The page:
CATHRINE PRENOT FOX
ONBOARD NOAA SHIP OSCAR DYSON
JULY 24 – AUGUST 14, 2011
Science and Technology Log:
I have read a lot about travel during the “age of sail,” and the Gloucester, Massachusetts fishing boom years. Believe you me, it wasn’t all swashbuckling pirates, romantic whale captures and sea shanties. Now though? Life at sea, on the surface, has all of the amenities and trappings of life at home: shower, a place to sleep, delicious food, work and friends. Easy, especially if you are, I should add, a Teacher at Sea. Beneath the surface though… it gets complicated. How is it possible to turn on a faucet and get fresh water when you are surrounded by brine? Where is the food stored before it arrives on your plate? Where does the electricity come from when you flip a switch? (I assure you, our boat is not Pollock powered, nor do we drag an extra long extension cord…)
Before I go into the picture journey of the ship and her inner workings, let me tell you about routine matters. In fact, I want to share with you my daily routine on the Oscar Dyson, and then, afterward, take you into the Belly of the Beast. Go ahead. Click on Issue 11.
I want to especially thank the Chief Marine Engineer, Jeff Hokkanen, for a stellar hour and a half tour of the inner workings of the ship. He probably didn’t realize that his job was red carpet material, but after about 100 photo opportunities from Staci, Megan Stachura (a graduate student from the University of Washington) and me, I think we have convinced him…
I was most curious about how the Oscar Dyson dealt with issues that I don’t think much about at home: power, water and waste. How is it possible to produce enough electricity for me to turn on lights, be charging my computer and driving along at 11 knots? Where does the water come from, when we are surrounded by the sea? Where does it all go, when, you know, we ‘go?’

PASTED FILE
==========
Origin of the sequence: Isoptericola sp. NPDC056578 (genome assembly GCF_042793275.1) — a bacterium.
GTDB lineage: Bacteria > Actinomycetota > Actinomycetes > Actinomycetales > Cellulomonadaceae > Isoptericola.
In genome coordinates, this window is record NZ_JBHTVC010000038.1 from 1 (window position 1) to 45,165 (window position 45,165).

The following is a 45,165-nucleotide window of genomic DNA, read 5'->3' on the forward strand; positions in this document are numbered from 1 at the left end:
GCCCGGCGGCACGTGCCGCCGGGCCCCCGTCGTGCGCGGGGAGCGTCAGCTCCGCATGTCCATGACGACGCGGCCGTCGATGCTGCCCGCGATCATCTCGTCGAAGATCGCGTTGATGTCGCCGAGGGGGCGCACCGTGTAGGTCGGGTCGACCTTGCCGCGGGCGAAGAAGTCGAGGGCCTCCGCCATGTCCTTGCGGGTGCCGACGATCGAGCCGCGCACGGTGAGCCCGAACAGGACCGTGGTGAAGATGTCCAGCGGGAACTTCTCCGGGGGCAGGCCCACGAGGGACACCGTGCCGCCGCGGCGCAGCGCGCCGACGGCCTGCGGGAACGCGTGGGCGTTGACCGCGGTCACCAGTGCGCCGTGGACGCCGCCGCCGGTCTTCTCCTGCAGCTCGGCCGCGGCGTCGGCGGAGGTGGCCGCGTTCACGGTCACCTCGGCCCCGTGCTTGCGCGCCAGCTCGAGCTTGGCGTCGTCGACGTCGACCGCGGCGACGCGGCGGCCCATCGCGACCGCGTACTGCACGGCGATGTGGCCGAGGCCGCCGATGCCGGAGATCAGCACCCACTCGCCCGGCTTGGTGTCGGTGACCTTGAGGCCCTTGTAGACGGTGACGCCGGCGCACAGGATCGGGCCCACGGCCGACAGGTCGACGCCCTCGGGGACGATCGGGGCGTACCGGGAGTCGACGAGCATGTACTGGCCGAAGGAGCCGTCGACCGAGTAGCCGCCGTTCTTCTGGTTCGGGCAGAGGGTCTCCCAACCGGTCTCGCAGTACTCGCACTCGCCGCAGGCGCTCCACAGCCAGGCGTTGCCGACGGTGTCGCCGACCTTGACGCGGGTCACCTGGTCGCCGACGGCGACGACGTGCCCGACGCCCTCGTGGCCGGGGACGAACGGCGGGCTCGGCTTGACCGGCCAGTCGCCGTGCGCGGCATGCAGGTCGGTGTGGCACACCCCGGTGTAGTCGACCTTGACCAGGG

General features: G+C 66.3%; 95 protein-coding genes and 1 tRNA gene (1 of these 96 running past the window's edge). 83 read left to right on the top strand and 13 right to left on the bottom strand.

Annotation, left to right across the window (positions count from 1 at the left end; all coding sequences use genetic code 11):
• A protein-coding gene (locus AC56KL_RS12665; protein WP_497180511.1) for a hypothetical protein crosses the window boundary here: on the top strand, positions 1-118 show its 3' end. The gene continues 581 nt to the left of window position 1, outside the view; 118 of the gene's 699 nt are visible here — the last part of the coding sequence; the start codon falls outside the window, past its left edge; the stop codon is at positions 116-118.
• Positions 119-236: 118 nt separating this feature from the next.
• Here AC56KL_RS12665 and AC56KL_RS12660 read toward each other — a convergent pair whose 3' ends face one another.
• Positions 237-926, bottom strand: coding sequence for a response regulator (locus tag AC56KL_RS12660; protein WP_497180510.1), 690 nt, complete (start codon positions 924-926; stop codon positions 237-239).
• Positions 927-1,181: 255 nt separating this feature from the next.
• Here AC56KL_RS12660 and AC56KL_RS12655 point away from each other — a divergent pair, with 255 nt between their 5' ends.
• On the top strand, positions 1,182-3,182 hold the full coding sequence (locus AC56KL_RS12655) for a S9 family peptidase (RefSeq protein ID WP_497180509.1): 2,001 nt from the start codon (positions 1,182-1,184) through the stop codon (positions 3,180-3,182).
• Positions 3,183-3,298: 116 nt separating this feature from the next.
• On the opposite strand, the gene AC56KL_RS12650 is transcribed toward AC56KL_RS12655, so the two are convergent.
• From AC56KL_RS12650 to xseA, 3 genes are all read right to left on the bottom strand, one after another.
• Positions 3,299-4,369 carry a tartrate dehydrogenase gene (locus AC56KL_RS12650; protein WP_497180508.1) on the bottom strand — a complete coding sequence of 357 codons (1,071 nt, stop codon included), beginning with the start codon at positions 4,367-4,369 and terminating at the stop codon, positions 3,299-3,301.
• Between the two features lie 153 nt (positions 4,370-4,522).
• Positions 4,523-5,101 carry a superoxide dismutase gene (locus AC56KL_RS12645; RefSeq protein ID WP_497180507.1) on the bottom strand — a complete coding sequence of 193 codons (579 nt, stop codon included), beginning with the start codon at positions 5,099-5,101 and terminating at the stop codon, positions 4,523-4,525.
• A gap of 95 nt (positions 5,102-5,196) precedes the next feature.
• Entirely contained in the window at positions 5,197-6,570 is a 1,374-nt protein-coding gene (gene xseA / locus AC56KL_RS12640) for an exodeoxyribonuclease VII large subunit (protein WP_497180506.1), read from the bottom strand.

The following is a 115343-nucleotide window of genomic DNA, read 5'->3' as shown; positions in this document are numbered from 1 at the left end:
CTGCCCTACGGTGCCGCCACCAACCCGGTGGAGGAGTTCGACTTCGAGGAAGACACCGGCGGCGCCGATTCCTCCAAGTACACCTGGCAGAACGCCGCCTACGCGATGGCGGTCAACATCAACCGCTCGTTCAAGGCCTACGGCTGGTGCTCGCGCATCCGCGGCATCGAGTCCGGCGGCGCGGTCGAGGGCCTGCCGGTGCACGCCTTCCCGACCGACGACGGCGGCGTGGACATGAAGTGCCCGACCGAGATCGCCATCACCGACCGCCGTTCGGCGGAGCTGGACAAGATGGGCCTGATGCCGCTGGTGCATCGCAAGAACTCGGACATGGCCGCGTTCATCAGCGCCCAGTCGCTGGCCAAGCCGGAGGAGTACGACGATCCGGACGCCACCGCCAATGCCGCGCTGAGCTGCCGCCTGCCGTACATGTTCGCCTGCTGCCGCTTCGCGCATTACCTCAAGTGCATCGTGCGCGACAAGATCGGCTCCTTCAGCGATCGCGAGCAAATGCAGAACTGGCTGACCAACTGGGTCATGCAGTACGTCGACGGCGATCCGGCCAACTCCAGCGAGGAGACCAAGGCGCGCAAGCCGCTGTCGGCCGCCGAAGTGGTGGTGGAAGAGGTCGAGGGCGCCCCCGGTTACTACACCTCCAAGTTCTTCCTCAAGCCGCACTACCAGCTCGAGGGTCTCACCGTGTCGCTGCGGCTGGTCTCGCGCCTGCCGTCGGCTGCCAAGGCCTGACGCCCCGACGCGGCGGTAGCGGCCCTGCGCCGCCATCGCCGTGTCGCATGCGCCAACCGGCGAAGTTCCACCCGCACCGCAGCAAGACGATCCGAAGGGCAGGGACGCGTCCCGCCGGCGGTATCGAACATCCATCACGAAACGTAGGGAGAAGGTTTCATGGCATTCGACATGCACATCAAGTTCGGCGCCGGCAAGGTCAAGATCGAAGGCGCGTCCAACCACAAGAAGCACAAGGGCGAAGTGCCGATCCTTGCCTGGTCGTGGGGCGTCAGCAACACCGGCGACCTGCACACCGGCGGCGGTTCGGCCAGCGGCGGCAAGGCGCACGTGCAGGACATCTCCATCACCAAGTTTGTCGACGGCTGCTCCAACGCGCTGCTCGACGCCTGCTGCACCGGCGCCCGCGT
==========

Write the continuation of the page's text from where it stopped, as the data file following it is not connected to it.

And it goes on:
Power: We have four diesel engines on board. They are enormous Caterpillars that were built into the ship. The engines power generators that then run electric motors… all controlled by a computerized generator control panel. On average, we use 2,500-3,000 gallons of marine diesel fuel every day we are out to sea. Additionally, every 1,000 miles the 150 gallons of oil in the engines needs to be changed. I know you are adding up the prices in your head. It is pretty amazing how much good science costs, isn’t it? Here is how I see it: manage the single largest Alaskan fishery (some argue in the world) to ensure that it is healthy and here for generations in the future, or let Walleye Pollock go the way of the Atlantic Cod on the Grand Banks? Once I do the math, it all seems worth it.
Each human being on this boat uses about 50 gallons of water a day. The water is produced by drawing on seawater, running it through a vacuum and boiling it. Water in the vacuum boils at a lower temperature, saving energy. After distillation, the water is treated with a UV light (similar to how a backpacking steri pen works) and bromine. Seawater used to be in many ships’ toilets; if it contained phosphorescent bacteria, when you flushed, your effluent would fluoresce. (Oddly poetic for what I just described, no?)
Finally, what happens to ‘it’ all? The ship has two kinds of waste, grey water (from drains) and black water (sewage). According to international regulations, you cannot dispose of waste within three miles of shore. Most ships, once they have crossed that boundary? Heave ho. The Oscar Dyson treats it’s grey and black water in a septic system, chlorinates it, and then disposes of it, once we have crossed that 3 mile zone. When tested, it would classify as being safe to drink… …any takers? Food scraps are ground up and thrown overboard (outside the 3 miles), paper trash is incinerated, and aluminum recycled.
All in all, I think it is pretty fascinating how this ship supplies thirty people with their basic needs for weeks on end. I’ll leave you with a few bonus photos from our tour, and some fish cameos from our trawls. A heads up if you are about to scroll through my photos: I will describe the trawl operation in more detail in the future, but the general purpose of our trawls is to take the ages, weights, lengths, sexes and stomachs of individual fish we catch. Three of these operations (sexing, aging and taking the stomachs) are fatal to the fish…a hard reality to swallow when I have made the Walleye Pollock a beloved mascot. I choose to deal with this reality by taking inane photos with the fish. To sum up: photos of fish ahead. I make lots of faces.